Tuesday, May 09, 2006

America needs you, Teddy Roosevelt

I'm a pretty laid-back mom, but occasionally I'll throw my boys a curve with an outta-nowhere mother's rant; the latest brought on by reports of their poor grades at college. Gee, how tough can it be, the slow track to a BA in "Undecided?" Hard to find time to study between marathon rounds of Mortal Kombat or whatever video game is in vogue, and the time it takes to update their Facebook webpage, or attend Texas Hold 'Em tourneys. Outside of their protected college existence lies a myriad of world problems that begs the attention of the coming-of-agers. Hello? Is anyone on your campus paying attention?, I snapped, recently. Any room for political awareness between kegger parties? Aren't you guys mad as hell and primed to take on the world? Anybody home?

When he was a freshman, my older son claimed he was advancing foreign relations through playing Halo Two online with anonymous foreign gamers, the majority being from Great Britain. He said American kids tended to be quite nasty in their trash-talk to the British players saying things like, "the English are pussies, we whipped your butts," and "America owns you." My son said he tried to present a kinder, more diplomatic image of Americans, admonishing the other hecklers to back-off.

Not that I was any more aware in my young days. Technically, at the tail end of the baby boomers, I was too young for the Vietnam Era, the Kennedys, Martin Luther King, Civil Rights. I was part of the Brady Bunch generation. When I went to college it was to become a journalist. And it wasn't investigative or international news I was interested in; I had hopes to be a talk-show host. I didn't know a thing about world affairs, but I possessed an enormous knowledge of popular culture and entertainment trivia. My generation replaced National Geographic with People magazine. Fame was the goal. I long since dropped those silly notions and got serious. I was hoping my kids would ride the pendulum back to the return of civic duty and participation. But my older son retorted, "Why should we care? We can't do anything about anything. Your generation is the one that screwed everything up. You're the ones making all these decisions that are ruining everything." Funny, I don't remember being responsible, but I guess my silence and lack of participation didn't help.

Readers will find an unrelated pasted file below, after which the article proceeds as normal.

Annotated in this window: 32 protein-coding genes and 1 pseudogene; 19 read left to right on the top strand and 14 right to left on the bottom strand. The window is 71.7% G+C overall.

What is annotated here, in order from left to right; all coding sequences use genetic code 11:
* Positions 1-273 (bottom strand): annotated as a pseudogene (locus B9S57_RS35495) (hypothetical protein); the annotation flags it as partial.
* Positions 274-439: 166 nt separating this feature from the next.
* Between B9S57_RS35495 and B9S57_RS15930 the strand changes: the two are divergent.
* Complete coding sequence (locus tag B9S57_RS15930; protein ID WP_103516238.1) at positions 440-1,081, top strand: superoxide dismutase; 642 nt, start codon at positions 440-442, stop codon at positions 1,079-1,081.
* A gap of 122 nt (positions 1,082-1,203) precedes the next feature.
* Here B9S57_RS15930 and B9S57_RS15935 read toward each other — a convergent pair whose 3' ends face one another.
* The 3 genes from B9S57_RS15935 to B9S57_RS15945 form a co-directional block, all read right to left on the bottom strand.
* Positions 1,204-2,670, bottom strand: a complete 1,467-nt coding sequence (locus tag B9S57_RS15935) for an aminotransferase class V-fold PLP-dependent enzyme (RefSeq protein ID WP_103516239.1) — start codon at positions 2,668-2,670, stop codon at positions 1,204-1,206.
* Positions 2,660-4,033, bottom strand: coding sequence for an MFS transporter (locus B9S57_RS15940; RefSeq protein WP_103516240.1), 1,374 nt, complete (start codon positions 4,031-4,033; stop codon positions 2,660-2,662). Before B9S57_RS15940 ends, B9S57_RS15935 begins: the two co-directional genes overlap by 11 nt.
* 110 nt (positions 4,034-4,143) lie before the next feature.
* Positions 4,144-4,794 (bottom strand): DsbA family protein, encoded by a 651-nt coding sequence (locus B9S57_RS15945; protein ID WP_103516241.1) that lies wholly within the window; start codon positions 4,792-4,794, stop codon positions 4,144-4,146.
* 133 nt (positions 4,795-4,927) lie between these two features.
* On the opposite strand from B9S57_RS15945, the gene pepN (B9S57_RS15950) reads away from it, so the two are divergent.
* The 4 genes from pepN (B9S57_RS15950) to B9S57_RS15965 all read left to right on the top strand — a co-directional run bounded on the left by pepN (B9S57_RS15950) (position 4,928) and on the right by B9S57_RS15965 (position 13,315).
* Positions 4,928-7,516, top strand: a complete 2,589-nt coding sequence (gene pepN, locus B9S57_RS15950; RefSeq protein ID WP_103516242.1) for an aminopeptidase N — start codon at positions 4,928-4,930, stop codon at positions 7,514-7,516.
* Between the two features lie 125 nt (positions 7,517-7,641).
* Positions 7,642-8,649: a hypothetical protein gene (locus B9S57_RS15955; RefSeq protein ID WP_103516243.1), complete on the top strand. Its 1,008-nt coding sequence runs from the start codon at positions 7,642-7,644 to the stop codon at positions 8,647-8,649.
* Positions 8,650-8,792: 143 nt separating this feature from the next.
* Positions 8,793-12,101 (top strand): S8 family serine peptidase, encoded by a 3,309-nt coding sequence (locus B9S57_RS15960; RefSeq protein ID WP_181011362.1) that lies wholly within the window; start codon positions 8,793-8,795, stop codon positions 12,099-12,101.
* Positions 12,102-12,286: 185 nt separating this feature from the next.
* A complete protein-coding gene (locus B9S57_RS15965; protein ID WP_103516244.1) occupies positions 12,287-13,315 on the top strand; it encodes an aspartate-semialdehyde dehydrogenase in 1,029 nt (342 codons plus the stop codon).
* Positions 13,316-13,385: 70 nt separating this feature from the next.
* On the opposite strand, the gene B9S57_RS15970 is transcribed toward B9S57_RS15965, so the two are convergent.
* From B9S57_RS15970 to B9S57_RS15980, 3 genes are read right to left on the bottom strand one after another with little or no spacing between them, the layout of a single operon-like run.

I know he has a point.
We are the marketers, the sellers, the corrupters in many ways. Our greed has left quite a legacy for them to deal with. Then we want to scold and punish them for their apathy. They have been manipulated through marketing, overexposed to violence and sex in the media and theater, over-scheduled, and micro-managed, or worse latch-keyed and ignored. Still, their time has arrived to take over. They need to be prepared. I tell my sons this. I phoned Beau at 12:30 am to read a quote I'd stumbled on, straight from my hero, Teddy Roosevelt, certain that it was meant for me to pass on to him:

"To each generation comes its allotted task; and no generation is to be excused for failure to perform that task. No generation can claim as an excuse for such failure the fact that it is not guilty of the sins of the preceding generation."

"See. see. Now what's your excuse?," I say.
I'm sure he thinks I'm nuts, but that's my job--to push just a little. And I'm not beyond looking for inspiration wherever it turns up, whatever the hour.

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